Before this trip, I considered myself a well-traveled person, having gone on a study away trip in the fall that allowed me to travel all over Europe. For me, traveling to Japan is on a totally different level than going to a country in Europe. In Europe, it is easier to communicate and read what they are saying, since they use the same alphabet as we do. I will never again underestimate the power of nonverbal body communication and nice manners can do to help you get around a country like Japan.
Moreover, on this trip I have seen some things that the Japanese do that Americans don’t, but I believe should be doing. For example, Japanese people seem to have a higher sense of respect than us Americans do. For the whole time I was in Tokyo, I don’t think I saw one piece of trash laying in the street or a subway station. What makes this even more amazing is that there are literally no trashcans to be found in the streets of Tokyo! When I was in Washington, DC last summer, you weren’t even allowed to have drinks or food on the trains, but there was still trash and rubbish everywhere. On the Tokyo metro, you can eat and drink, but there is no trash to be found. I wish Americans would be more respectful about buildings and streets and not litter.
Moreover, I have noticed that the Japanese tend to respect other people as well. On almost all of the escalators in the city, if you wish to remain on one step, you stand to the left so those who are in a hurry can walk up/down on the right. Additionally, I never heard any yelling during my time here in Japan, as well as no car horns being blown. Everyone respects other people and just mind their own business. This is another aspect of Japanese culture that I wish Americans would follow!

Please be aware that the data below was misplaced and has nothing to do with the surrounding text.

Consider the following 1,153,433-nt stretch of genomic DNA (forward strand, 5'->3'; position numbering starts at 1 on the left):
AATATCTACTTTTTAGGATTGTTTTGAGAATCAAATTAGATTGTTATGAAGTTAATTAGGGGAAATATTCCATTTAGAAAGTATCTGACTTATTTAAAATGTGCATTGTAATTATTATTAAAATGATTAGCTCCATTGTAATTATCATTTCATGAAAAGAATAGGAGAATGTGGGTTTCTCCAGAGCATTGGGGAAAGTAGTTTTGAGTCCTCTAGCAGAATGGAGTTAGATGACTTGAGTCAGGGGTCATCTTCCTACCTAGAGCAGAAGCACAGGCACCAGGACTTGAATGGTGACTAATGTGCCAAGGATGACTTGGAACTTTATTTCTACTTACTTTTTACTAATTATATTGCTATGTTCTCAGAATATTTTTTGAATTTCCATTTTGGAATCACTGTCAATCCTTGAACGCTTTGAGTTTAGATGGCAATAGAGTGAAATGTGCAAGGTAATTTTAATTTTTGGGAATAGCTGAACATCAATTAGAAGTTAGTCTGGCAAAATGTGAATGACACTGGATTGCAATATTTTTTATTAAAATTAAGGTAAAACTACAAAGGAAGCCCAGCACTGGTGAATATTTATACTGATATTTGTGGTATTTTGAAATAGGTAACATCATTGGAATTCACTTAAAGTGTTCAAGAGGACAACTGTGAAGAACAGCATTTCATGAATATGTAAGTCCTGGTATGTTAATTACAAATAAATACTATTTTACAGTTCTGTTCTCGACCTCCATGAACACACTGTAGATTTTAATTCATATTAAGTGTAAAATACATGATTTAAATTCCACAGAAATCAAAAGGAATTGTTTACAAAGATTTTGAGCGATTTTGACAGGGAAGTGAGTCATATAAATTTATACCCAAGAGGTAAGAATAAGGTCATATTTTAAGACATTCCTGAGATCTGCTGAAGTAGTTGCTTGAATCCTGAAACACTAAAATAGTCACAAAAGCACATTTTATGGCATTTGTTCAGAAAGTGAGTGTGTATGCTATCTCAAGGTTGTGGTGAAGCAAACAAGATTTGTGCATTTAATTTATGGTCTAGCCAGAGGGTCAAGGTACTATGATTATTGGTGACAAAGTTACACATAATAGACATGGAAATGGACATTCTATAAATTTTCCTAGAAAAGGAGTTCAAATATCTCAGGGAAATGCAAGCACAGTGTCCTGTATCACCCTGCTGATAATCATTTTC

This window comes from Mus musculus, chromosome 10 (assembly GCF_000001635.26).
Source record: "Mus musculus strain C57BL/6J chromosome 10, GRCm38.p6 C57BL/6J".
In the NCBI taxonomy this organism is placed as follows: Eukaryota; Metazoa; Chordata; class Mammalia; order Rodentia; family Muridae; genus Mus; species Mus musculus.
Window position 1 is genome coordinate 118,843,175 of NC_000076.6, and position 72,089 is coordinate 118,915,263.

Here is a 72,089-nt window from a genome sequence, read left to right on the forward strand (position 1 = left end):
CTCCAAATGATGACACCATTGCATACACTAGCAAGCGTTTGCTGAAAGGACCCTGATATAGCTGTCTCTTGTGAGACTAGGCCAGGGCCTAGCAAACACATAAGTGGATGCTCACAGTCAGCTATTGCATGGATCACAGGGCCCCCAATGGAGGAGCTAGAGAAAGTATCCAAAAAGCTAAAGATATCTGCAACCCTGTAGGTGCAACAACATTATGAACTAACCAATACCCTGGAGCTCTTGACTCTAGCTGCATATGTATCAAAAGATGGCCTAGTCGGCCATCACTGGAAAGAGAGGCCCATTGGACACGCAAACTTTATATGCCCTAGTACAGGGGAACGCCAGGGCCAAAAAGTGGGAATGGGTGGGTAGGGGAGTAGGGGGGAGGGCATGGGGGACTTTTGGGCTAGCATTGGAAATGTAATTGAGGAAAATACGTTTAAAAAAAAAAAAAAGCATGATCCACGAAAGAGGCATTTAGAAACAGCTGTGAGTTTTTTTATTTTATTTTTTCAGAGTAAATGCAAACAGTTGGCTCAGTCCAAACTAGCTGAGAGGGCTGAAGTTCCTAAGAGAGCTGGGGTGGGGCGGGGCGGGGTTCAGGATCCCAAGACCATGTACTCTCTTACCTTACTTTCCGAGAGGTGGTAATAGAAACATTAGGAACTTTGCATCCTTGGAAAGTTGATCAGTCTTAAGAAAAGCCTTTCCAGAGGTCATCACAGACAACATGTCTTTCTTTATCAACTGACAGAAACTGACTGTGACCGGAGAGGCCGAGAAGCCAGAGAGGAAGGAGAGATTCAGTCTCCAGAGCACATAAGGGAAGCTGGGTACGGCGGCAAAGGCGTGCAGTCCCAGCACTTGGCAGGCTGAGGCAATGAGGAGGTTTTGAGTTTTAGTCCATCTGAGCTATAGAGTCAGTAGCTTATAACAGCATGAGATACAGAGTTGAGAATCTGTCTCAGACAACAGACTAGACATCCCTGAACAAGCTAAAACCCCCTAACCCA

Regarding the cities we visited, I loved both of them. I believe that Okinawa gave us a more historical and traditional view of Japan; whereas Tokyo gave us a more modern, big city outlook of Japan. However, while these cities are different, they are also similar. I noticed many of the same mannerisms from the locals in both cities, like placing money in the trays for cashiers, bowing to say thanks, taking off our shoes in some nicer restaurants, etc.
I also believe that I have grown as a person from this trip. While I loved public transportation even before this trip, I never have been on a subway system so complicated as Tokyo’s. Even though I never (sadly) successfully exited Ikebukuro Station from exit C6, I have navigated getting on different lines named in a different languages, evaluating the pros and cons of express vs. local trains, etc. Now I feel more confident to tackle situations in life that I might not otherwise think I could handle. If I don’t think I can do something, I will just remind myself that I can conquer the Tokyo metro!
Now comes the part where I mention what I enjoyed the most about the trip: THE FOOD! I have had Japanese food before back home in the US and wasn’t a big fan. I now love eating raw fish, which is something that I never would have thought I would enjoy. I would also have to say my most “brave moment” of Japanese food-eating occurred at the ryokan in Kamakura when I ate the whole fish at breakfast (minus the head). It was actually very good, and tasted fresh! This trip has reinforced my love (fresh) seafood.
I am so blessed and honored to have had the opportunity to travel to Japan. It is a country that has overcome many obstacles, but continues to remain strong and consistent in their traditions. This trip also allowed me to see and compare two different parts of Japan, rather than just a one-city visit that tends to be popular with overseas tourists. I loved my time here, and definitely want to come back soon. Hopefully I can convince my family to come with me to Japan soon!